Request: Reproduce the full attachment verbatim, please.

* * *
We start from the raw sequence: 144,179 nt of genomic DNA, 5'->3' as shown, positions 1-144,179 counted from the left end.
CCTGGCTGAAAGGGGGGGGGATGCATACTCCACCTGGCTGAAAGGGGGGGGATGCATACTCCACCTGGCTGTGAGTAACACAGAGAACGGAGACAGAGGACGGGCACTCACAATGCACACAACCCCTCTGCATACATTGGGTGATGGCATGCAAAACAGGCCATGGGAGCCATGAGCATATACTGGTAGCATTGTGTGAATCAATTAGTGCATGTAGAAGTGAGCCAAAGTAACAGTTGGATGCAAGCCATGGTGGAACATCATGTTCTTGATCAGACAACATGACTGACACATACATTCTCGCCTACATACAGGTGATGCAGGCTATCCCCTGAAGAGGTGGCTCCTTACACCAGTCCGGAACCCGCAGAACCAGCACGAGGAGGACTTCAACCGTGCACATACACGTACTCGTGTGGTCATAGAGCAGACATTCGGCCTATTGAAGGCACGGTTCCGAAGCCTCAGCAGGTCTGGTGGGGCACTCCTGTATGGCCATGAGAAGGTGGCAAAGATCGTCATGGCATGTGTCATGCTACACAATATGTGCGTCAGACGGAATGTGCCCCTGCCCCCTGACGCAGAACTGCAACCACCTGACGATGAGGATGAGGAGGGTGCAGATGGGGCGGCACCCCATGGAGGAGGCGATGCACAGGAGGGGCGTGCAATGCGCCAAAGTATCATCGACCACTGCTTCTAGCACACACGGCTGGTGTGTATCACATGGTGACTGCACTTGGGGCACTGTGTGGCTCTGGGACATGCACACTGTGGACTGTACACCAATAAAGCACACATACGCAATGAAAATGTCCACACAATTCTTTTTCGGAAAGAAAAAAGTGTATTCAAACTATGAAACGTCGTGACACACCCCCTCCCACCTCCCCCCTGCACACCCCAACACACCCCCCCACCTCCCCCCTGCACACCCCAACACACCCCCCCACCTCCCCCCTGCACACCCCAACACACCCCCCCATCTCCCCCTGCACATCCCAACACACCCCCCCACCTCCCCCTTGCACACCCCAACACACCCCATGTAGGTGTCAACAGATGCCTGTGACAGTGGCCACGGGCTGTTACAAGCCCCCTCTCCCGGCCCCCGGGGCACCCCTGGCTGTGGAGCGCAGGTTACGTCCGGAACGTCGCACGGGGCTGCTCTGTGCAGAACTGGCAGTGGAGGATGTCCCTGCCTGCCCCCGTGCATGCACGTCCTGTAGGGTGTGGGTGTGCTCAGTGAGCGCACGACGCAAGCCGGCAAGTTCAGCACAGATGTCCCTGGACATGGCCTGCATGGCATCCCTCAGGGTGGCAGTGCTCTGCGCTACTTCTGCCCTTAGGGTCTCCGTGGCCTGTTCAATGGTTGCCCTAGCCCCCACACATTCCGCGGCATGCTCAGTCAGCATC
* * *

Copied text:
We start from the raw sequence: 144,179 nt of genomic DNA, 5'->3' as shown, positions 1-144,179 counted from the left end.
CCTGGCTGAAAGGGGGGGGGATGCATACTCCACCTGGCTGAAAGGGGGGGGATGCATACTCCACCTGGCTGTGAGTAACACAGAGAACGGAGACAGAGGACGGGCACTCACAATGCACACAACCCCTCTGCATACATTGGGTGATGGCATGCAAAACAGGCCATGGGAGCCATGAGCATATACTGGTAGCATTGTGTGAATCAATTAGTGCATGTAGAAGTGAGCCAAAGTAACAGTTGGATGCAAGCCATGGTGGAACATCATGTTCTTGATCAGACAACATGACTGACACATACATTCTCGCCTACATACAGGTGATGCAGGCTATCCCCTGAAGAGGTGGCTCCTTACACCAGTCCGGAACCCGCAGAACCAGCACGAGGAGGACTTCAACCGTGCACATACACGTACTCGTGTGGTCATAGAGCAGACATTCGGCCTATTGAAGGCACGGTTCCGAAGCCTCAGCAGGTCTGGTGGGGCACTCCTGTATGGCCATGAGAAGGTGGCAAAGATCGTCATGGCATGTGTCATGCTACACAATATGTGCGTCAGACGGAATGTGCCCCTGCCCCCTGACGCAGAACTGCAACCACCTGACGATGAGGATGAGGAGGGTGCAGATGGGGCGGCACCCCATGGAGGAGGCGATGCACAGGAGGGGCGTGCAATGCGCCAAAGTATCATCGACCACTGCTTCTAGCACACACGGCTGGTGTGTATCACATGGTGACTGCACTTGGGGCACTGTGTGGCTCTGGGACATGCACACTGTGGACTGTACACCAATAAAGCACACATACGCAATGAAAATGTCCACACAATTCTTTTTCGGAAAGAAAAAAGTGTATTCAAACTATGAAACGTCGTGACACACCCCCTCCCACCTCCCCCCTGCACACCCCAACACACCCCCCCACCTCCCCCCTGCACACCCCAACACACCCCCCCACCTCCCCCCTGCACACCCCAACACACCCCCCCATCTCCCCCTGCACATCCCAACACACCCCCCCACCTCCCCCTTGCACACCCCAACACACCCCATGTAGGTGTCAACAGATGCCTGTGACAGTGGCCACGGGCTGTTACAAGCCCCCTCTCCCGGCCCCCGGGGCACCCCTGGCTGTGGAGCGCAGGTTACGTCCGGAACGTCGCACGGGGCTGCTCTGTGCAGAACTGGCAGTGGAGGATGTCCCTGCCTGCCCCCGTGCATGCACGTCCTGTAGGGTGTGGGTGTGCTCAGTGAGCGCACGACGCAAGCCGGCAAGTTCAGCACAGATGTCCCTGGACATGGCCTGCATGGCATCCCTCAGGGTGGCAGTGCTCTGCGCTACTTCTGCCCTTAGGGTCTCCGTGGCCTGTTCAATGGTTGCCCTAGCCCCCACACATTCCGCGGCATGCTCAGTCAGCATC